Time for some Canadian Politics

Are you a person living with a disability? Do you care for someone in your immediate family who has a disability? Perhaps you are a professional who has contact with persons with disabiities? Or maybe you’re just a concerned citizen with an interest in the political happenings in your country. This post is for you so please read on.

A major developent happened very quietly on May 29, 2014. That is the day Private Members Bill – C-462, Disability Tax Credit Promoters Restrictions Act, An Act restricting the fees charged by promoters of the disability tax credit and making consequential amendments to the Tax Court of Canada Act; received Royal Assent.

Most people find the task of applying for Government Benefits daunting and this is only compounded by the stress of managing disability issues. Many who apply on their own will be denied simply because the forms are not completed appropriately.

The need for assistance with accessing these benefits is a very real and needed service. There are many non-profit organizations who offer legal advocacy services free of charge, but they are often heavily reliant on volunteers, and simply cannot keep up with the demand. There are also businesses that will offer legal advocacy services for a fee. Most are staffed with experts coming from accounting, legal, or insurance backgrounds to name a few and offer extensive information free of charge, in addition to the paid services. It should be recognized that the clients accessing these services are being provided a valuable, and legitimate service.

The enactment of this Act could mean that people who are disabled and those caring for their immediate disabled family members will be protected from what has become a predatory industry.

There are some businesses that have established themselves to assist people with the Disability Tax Credit application. These firms are often set up with fee structures that resemble those of law firms, operating on a 30 percent contingency fee basis, in addition to charging retainers. The clients are actively pursued and enticed into the business through the hosting of “free” seminars, tax assessments and eligibility assessments. The “specialists” and websites are full of truthful but very slanted facts. The clients are assured of their approval and sign the dotted line of the iron clad contracts because of the allurement of potential refunds as high as $35,000.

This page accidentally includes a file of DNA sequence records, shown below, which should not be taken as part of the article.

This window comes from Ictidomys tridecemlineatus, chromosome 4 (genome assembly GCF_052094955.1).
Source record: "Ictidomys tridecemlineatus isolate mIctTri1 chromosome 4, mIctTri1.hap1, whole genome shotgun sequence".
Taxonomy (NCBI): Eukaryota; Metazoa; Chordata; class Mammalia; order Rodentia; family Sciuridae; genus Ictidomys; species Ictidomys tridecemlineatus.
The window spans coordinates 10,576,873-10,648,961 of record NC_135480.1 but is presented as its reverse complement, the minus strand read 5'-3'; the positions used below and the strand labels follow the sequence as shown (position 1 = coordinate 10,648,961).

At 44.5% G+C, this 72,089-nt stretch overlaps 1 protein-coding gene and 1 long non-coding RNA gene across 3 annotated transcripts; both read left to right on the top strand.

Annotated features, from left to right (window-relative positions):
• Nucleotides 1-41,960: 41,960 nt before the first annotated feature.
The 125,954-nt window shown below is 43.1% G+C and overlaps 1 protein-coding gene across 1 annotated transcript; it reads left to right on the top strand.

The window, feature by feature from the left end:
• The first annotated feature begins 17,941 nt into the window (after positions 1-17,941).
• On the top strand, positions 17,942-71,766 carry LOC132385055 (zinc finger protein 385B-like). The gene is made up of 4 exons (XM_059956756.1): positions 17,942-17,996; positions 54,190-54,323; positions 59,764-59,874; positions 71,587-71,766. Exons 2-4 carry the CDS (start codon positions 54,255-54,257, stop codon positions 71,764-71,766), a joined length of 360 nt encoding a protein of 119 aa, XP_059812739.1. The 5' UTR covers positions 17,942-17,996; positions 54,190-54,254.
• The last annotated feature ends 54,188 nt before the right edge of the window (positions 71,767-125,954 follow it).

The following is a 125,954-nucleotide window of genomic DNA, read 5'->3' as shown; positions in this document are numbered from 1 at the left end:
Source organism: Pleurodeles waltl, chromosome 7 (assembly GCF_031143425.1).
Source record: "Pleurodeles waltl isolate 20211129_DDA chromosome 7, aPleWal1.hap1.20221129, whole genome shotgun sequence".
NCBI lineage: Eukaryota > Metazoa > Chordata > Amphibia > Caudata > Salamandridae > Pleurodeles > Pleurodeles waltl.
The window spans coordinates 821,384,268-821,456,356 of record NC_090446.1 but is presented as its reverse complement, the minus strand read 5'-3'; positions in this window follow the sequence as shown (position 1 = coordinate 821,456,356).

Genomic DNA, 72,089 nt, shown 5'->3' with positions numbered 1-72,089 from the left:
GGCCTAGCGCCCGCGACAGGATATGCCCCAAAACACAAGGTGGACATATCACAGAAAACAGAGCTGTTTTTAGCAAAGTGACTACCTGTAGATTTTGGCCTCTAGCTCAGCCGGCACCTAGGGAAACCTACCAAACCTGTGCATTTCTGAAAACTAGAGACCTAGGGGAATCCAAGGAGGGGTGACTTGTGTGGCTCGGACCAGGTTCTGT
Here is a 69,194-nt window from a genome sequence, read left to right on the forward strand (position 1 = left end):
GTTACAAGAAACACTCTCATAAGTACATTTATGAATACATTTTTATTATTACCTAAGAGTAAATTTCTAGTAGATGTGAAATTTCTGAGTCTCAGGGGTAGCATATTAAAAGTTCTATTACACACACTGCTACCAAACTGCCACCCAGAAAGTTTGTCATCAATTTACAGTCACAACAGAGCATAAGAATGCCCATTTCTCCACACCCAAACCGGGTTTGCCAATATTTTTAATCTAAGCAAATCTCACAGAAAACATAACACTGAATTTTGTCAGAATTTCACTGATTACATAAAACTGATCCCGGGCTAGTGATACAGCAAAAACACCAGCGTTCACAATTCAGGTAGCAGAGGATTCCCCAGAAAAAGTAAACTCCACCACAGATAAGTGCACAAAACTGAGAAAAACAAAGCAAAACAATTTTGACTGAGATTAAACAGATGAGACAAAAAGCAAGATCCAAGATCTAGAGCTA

It is these firms that are the subject, for the most part, of this important piece of legislation.

The reality is that not everyone with a disability meets the legislative criteria to be approved for the Disability Tax Credit, and of those that are approved, there are some with no income to which the credit will be applicable and are therefore not going to get a tax refund at all. Those who are going through the process in the hope that they will receive a big payout in the end are often sorely disappointed. It is of course still of benefit for those persons to apply as approval of the tax credit is required in order to access other Government benefits.

The Government of Canada has recognized the need for this service, and the need for regulation. The Canada Revenue Agency has undertaken to conduct a series of consultations regarding the setting of rates for this industry, reporting requirements, and to whom those regulations should apply.

You the Canadian public have a unique opportunity to participate in these consultations. Should you wish to participate, I would encourage you to follow the link below.

http://www.cra-arc.gc.ca/dtcconsultations/?utm_source=stkhldrs&utm_medium=eml&utm_campaign=dtc

Hodie mihi, cras tibi

Mentally Me – C/P

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